### Q: [1] 3.17

Given a wave function

\label{eqn:LsquaredLzProblem:20}
\psi(r,\theta, \phi) = f(r) \lr{ x + y + 3 z },

• (a) Determine if this wave function is an eigenfunction of $$\BL^2$$, and the value of $$l$$ if it is an eigenfunction.

• (b) Determine the probabilities for the particle to be found in any given $$\ket{l, m}$$ state,
• (c) If it is known that $$\psi$$ is an energy eigenfunction with energy $$E$$ indicate how we can find $$V(r)$$.

### A: (a)

Using
\label{eqn:LsquaredLzProblem:40}
\BL^2
=
-\Hbar^2 \lr{ \inv{\sin^2\theta} \partial_{\phi\phi} + \inv{\sin\theta} \partial_\theta \lr{ \sin\theta \partial_\theta} },

and

\label{eqn:LsquaredLzProblem:60}
\begin{aligned}
x &= r \sin\theta \cos\phi \\
y &= r \sin\theta \sin\phi \\
z &= r \cos\theta
\end{aligned}

it’s a quick computation to show that

\label{eqn:LsquaredLzProblem:80}
\BL^2 \psi = 2 \Hbar^2 \psi = 1(1 + 1) \Hbar^2 \psi,

so this function is an eigenket of $$\BL^2$$ with an eigenvalue of $$2 \Hbar^2$$, which corresponds to $$l = 1$$, a p-orbital state.

### (b)

Recall that the angular representation of $$L_z$$ is

\label{eqn:LsquaredLzProblem:100}
L_z = -i \Hbar \PD{\phi},

so we have

\label{eqn:LsquaredLzProblem:120}
\begin{aligned}
L_z x &= i \Hbar y \\
L_z y &= – i \Hbar x \\
L_z z &= 0,
\end{aligned}

The $$L_z$$ action on $$\psi$$ is

\label{eqn:LsquaredLzProblem:140}
L_z \psi = -i \Hbar r f(r) \lr{ – y + x }.

This wave function is not an eigenket of $$L_z$$. Expressed in terms of the $$L_z$$ basis states $$e^{i m \phi}$$, this wave function is

\label{eqn:LsquaredLzProblem:160}
\begin{aligned}
\psi
&= r f(r) \lr{ \sin\theta \lr{ \cos\phi + \sin\phi} + \cos\theta } \\
&= r f(r) \lr{ \frac{\sin\theta}{2} \lr{ e^{i \phi} \lr{ 1 + \inv{i}} + e^{-i\phi} \lr{ 1 – \inv{i} } } + \cos\theta } \\
&= r f(r) \lr{
\frac{(1-i)\sin\theta}{2} e^{1 i \phi}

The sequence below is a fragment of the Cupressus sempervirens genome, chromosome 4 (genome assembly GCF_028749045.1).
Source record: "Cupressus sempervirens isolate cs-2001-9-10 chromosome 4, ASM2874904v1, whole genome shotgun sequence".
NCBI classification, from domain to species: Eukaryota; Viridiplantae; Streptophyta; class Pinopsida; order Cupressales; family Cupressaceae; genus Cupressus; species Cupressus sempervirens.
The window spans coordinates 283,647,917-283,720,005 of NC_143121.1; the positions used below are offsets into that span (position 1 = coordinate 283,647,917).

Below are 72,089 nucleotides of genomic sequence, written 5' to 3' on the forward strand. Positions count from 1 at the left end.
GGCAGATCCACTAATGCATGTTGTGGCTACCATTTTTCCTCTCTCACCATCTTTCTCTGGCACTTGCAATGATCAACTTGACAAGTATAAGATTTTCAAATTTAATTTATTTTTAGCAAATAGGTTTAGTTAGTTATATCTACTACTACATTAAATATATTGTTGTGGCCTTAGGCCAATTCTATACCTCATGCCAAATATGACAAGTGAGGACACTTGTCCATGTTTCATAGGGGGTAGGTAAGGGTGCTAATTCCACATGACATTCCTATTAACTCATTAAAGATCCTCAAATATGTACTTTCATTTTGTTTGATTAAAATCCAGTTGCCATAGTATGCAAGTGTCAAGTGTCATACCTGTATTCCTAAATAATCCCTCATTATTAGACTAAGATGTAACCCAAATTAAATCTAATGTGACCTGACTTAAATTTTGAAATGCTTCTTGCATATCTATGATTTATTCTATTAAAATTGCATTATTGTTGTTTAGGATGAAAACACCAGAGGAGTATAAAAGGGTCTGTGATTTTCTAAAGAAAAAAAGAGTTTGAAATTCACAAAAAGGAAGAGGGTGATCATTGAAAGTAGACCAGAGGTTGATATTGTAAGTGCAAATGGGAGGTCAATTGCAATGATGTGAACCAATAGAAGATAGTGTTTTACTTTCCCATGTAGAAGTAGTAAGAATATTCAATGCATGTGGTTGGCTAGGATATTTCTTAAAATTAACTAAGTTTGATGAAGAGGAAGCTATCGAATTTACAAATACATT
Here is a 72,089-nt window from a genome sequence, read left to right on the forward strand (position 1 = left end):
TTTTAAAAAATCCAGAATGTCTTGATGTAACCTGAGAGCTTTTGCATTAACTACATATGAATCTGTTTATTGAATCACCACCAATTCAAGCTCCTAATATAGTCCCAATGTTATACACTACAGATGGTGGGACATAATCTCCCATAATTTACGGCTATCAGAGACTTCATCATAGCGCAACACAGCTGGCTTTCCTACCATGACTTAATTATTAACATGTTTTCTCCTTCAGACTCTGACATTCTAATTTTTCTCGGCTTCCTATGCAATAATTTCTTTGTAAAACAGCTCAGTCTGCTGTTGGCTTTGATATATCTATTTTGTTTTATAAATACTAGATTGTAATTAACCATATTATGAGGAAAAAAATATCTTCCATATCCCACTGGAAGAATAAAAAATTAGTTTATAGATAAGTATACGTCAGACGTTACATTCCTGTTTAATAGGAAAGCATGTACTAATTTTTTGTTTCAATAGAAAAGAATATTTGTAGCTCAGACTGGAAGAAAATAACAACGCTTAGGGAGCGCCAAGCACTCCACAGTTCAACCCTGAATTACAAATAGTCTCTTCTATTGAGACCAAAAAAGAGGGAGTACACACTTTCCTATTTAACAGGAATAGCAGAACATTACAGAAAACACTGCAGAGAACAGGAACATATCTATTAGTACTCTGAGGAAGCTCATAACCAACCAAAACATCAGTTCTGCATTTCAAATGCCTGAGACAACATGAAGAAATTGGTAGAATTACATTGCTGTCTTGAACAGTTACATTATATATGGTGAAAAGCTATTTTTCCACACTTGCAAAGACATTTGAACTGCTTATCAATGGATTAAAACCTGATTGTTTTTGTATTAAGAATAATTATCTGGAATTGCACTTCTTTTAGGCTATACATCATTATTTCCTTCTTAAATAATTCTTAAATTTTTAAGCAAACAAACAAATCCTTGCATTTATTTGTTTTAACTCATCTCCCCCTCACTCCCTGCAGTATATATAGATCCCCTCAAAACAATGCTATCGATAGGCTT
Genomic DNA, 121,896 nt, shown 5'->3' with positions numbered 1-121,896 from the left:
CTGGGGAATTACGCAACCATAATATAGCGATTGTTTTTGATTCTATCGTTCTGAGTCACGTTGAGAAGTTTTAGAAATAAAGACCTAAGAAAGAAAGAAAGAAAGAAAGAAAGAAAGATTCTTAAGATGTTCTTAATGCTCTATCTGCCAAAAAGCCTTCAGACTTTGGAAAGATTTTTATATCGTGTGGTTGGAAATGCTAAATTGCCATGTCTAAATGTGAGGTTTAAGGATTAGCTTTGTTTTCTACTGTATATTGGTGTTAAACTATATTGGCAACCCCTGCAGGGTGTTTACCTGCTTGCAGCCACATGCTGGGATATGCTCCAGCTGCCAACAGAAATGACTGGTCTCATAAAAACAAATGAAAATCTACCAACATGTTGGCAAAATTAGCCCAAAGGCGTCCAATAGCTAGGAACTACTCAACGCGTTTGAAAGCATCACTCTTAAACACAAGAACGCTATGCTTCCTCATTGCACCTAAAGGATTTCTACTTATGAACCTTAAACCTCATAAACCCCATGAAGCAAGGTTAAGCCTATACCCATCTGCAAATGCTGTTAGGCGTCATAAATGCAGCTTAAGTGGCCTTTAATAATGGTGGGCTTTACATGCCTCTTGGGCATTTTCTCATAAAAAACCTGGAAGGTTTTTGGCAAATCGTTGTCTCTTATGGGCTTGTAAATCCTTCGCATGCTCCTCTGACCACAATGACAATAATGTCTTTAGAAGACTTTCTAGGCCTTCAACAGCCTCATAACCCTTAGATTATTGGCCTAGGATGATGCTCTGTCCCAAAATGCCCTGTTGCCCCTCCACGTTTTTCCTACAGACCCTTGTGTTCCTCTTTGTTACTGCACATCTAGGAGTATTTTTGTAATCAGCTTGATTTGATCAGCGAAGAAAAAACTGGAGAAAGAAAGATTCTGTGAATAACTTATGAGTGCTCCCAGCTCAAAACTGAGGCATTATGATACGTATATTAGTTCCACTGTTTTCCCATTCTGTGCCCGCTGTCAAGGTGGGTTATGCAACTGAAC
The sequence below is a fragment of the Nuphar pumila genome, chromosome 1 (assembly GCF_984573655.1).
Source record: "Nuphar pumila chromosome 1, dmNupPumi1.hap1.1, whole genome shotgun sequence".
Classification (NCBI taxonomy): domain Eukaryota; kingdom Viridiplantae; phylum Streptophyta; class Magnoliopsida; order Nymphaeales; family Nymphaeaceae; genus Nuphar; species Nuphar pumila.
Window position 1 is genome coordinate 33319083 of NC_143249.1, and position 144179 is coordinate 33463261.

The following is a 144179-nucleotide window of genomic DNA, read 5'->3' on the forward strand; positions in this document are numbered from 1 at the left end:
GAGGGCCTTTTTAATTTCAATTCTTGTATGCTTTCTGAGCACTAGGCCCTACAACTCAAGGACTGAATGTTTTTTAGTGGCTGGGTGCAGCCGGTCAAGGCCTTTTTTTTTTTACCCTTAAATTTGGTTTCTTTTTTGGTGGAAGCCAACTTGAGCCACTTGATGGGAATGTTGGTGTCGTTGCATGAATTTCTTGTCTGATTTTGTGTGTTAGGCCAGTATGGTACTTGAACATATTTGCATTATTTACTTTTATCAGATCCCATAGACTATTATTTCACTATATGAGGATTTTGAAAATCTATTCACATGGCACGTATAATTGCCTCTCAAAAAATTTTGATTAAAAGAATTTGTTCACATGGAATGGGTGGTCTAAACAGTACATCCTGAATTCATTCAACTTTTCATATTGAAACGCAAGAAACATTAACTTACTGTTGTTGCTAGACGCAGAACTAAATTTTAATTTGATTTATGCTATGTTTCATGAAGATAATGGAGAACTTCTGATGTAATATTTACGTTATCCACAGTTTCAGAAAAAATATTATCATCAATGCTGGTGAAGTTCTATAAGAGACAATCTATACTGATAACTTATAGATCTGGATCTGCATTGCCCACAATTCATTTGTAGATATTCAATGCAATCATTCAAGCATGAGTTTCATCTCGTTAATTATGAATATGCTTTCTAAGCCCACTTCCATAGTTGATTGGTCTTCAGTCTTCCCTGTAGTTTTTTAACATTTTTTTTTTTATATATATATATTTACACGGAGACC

+
\frac{(1+i)\sin\theta}{2} e^{- 1 i \phi}
+ \cos\theta e^{0 i \phi}
}
\end{aligned}

Assuming that $$\psi$$ is normalized, the probabilities for measuring $$m = 1,-1,0$$ respectively are

\label{eqn:LsquaredLzProblem:180}
\begin{aligned}
P_{\pm 1}
&= 2 \pi \rho \Abs{\frac{1\mp i}{2}}^2 \int_0^\pi \sin\theta d\theta \sin^2 \theta \\
&= -2 \pi \rho \int_1^{-1} du (1-u^2) \\
&= 2 \pi \rho \evalrange{ \lr{ u – \frac{u^3}{3} } }{-1}{1} \\
&= 2 \pi \rho \lr{ 2 – \frac{2}{3}} \\
&= \frac{ 8 \pi \rho}{3},
\end{aligned}

and

\label{eqn:LsquaredLzProblem:200}
P_{0} = 2 \pi \rho \int_0^\pi \sin\theta \cos\theta = 0,

where

\label{eqn:LsquaredLzProblem:220}
\rho = \int_0^\infty r^4 \Abs{f(r)}^2 dr.

Because the probabilities must sum to 1, this means the $$m = \pm 1$$ states are equiprobable with $$P_{\pm} = 1/2$$, fixing $$\rho = 3/16\pi$$, even without knowing $$f(r)$$.

### (c)

The operator $$r^2 \Bp^2$$ can be decomposed into a $$\BL^2$$ component and some other portions, from which we can write

\label{eqn:LsquaredLzProblem:240}
\begin{aligned}
H \psi
&= \lr{ \frac{\Bp^2}{2m} + V(r) } \psi \\
&=
\lr{
– \frac{\Hbar^2}{2m} \lr{ \partial_{rr} + \frac{2}{r} \partial_r – \inv{\Hbar^2 r^2} \BL^2 } + V(r) } \psi.
\end{aligned}

(See: [1] eq. 6.21)

In this case where $$\BL^2 \psi = 2 \Hbar^2 \psi$$ we can rearrange for $$V(r)$$

\label{eqn:LsquaredLzProblem:260}
\begin{aligned}
V(r)
&= E + \inv{\psi} \frac{\Hbar^2}{2m} \lr{ \partial_{rr} + \frac{2}{r} \partial_r – \frac{2}{r^2} } \psi \\
&= E + \inv{f(r)} \frac{\Hbar^2}{2m} \lr{ \partial_{rr} + \frac{2}{r} \partial_r – \frac{2}{r^2} } f(r).
\end{aligned}

# References

[1] Jun John Sakurai and Jim J Napolitano. Modern quantum mechanics. Pearson Higher Ed, 2014.